This gorgeous track originally came out in 1999 so it’s far from new, but The Clientele are reissuing their early singles collection Suburban Lighton vinyl next month so I thought I’d give it and them a plug as they’re nowhere near as well known and loved as they should be, especially in their native England.
Like a lot of Clientele records, “Reflections After Jane” is like this blog in musical form: wistful, hazily nostalgic for half-remembered days, long shadows, fading sunlight, London after the rain, cafes with fogged-up windows. All that good stuff.
The word “Indie” has long since ceased to simply mean a band on an independent label – I wouldn’t really call New Order Indie – but instead came to describe a certain lo-fi scruffy amateurism, jangly guitars, and singers with fey voices who probably got beaten up a lot at school. The basic template was sketched out early on by Orange Juice and The Marine Girls, then coloured in (with crayons) by the bands on the NME’s C86 cassette.
The fresh-faced charm of the music was reflected in a charity shop-bought style that seemed raided from the band’s childhood wardrobes: anoraks, duffel coats, cardigans, v-neck jumpers, floral dresses, stripey t-shirts, sandals, and plimsolls. At the noisier end of the Indie spectrum where bands like The Jesus and Mary Chain lived the look was slightly more Velvet Underground, but generally the aesthetic was more Ladybird Books than CBGB’s, with a lot of Jean Seberg in Breathless thrown in for the girls.
I was never a full-blown Indie Kid myself, but in the early 80s I did have an anorak and wore those blue deck shoes from Millet’s that were all the rage for a while. At the time I was going out with a girl who dressed exactly like the one in the photo above (except her hair was a peroxide flat-top) whose best mate Eithne was even more Indie-stylish and later made the step from fan to starlet when she joined Twee popsters Talulah Gosh (she’s playing the tambourine in this video). We went to see her play live with them one night and backstage after the show I was amused to see Eithne and Amelia Fletcher surrounded by earnestly shy boys who obviously had major crushes on them. First time I’ve ever seen groupies wearing anoraks, though they were probably offering them mixtapes, not sex and drugs.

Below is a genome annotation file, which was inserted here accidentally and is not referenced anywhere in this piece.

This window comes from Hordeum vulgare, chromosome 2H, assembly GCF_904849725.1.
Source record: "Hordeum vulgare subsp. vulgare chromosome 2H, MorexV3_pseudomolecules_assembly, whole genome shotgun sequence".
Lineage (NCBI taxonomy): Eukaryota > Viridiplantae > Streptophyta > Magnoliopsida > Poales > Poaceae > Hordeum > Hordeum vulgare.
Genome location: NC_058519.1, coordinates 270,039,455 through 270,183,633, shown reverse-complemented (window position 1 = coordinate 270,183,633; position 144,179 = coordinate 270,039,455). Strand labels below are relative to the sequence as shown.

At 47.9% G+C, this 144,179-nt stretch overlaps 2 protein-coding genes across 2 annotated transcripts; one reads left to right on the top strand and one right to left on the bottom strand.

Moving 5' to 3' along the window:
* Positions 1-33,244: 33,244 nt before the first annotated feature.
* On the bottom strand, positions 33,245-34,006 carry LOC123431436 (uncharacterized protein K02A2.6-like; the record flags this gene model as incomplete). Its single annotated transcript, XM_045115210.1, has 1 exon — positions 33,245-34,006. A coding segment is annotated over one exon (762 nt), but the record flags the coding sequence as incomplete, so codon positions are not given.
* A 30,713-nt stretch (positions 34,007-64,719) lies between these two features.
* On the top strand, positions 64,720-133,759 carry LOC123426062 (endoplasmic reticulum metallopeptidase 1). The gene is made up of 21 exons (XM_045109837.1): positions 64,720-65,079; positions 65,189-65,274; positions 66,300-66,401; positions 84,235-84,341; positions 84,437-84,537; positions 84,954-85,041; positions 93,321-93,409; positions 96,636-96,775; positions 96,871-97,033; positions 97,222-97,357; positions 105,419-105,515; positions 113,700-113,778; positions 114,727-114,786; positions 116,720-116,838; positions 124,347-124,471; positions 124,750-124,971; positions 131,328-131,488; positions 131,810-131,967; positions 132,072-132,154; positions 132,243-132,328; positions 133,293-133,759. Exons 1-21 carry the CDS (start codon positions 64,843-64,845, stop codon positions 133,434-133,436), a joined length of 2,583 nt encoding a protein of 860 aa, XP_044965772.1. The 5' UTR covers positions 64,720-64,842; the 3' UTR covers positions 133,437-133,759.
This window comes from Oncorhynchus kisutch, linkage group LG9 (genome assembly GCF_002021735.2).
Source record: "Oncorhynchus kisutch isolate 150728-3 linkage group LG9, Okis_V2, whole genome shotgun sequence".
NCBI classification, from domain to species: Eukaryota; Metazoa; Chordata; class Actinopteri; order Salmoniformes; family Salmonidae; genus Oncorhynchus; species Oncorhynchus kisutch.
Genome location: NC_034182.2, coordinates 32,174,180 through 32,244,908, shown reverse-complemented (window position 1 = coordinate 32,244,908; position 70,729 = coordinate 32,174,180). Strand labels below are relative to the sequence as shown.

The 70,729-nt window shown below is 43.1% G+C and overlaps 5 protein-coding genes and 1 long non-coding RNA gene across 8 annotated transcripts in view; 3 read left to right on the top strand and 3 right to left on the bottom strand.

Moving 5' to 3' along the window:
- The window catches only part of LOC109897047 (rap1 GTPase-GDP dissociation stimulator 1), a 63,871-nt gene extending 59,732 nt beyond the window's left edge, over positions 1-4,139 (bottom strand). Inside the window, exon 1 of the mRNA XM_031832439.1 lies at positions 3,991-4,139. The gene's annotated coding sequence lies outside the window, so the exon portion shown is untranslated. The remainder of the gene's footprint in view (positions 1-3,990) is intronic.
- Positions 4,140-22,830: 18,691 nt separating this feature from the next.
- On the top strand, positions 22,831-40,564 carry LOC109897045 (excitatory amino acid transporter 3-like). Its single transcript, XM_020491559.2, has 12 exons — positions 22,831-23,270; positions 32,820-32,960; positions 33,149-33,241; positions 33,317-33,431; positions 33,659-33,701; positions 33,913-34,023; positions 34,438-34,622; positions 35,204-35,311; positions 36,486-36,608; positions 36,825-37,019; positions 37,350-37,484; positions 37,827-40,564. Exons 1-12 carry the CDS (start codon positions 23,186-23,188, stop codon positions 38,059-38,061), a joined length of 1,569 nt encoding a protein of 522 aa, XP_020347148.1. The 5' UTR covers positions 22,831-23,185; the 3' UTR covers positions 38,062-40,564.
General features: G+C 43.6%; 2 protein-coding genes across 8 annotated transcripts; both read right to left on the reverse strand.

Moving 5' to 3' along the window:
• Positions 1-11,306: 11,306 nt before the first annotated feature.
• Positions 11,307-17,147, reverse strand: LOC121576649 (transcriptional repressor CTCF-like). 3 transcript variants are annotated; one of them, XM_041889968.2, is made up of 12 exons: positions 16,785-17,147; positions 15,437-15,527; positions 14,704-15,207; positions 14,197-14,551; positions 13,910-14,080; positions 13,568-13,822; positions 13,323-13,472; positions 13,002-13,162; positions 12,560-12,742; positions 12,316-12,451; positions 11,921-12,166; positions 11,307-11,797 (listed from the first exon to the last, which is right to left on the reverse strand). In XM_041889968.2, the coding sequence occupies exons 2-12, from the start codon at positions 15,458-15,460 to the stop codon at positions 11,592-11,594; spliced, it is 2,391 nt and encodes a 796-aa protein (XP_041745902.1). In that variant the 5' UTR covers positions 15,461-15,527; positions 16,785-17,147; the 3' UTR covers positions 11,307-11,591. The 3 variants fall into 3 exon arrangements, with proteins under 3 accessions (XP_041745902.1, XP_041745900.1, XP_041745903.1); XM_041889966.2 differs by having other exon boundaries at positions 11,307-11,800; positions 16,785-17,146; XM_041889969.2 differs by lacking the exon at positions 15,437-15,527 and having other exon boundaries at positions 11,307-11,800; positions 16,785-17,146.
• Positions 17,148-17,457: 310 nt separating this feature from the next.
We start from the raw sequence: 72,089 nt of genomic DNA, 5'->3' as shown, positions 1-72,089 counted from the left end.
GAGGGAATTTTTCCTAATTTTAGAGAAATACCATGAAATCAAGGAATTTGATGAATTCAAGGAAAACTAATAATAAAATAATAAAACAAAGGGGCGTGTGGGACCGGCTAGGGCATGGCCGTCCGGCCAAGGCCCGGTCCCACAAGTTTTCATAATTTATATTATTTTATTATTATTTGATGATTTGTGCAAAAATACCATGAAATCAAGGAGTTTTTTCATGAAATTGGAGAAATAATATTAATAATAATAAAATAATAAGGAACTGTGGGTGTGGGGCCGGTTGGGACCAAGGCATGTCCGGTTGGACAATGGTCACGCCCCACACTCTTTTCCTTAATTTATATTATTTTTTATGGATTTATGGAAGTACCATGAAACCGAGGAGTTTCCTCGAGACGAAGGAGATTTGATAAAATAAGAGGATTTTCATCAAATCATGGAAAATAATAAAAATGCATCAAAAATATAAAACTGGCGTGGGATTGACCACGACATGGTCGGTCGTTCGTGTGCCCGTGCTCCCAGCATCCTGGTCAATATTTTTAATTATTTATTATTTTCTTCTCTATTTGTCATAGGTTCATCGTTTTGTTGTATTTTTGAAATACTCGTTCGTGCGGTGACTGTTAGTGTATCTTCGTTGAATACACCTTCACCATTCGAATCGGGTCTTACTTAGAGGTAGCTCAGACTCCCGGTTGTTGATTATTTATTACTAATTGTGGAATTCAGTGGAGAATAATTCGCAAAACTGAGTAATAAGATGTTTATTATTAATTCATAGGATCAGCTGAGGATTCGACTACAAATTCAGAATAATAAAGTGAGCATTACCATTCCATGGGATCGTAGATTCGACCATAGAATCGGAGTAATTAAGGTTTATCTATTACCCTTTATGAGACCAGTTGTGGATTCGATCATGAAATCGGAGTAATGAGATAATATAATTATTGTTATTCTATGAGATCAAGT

Though it’s easy to mock the music and the fashion as “Twee” – and a lot of it was a bit too wet and mopey for me — the Indie scene of the 80s was carrying on the DIY philosophy of Punk at a time when most pop music (and its accompanying fashions and videos) was very polished and materialistic, so in a way they were being quietly radical. Very quietly — while wearing anoraks.
Amazing how something so quiet and introverted could be so radical, but Young Marble Giants were revolutionary at a time when every other band was being shouty and noisy. I remember being hypnotised the first time I heard them on John Peel and they still sound remarkable.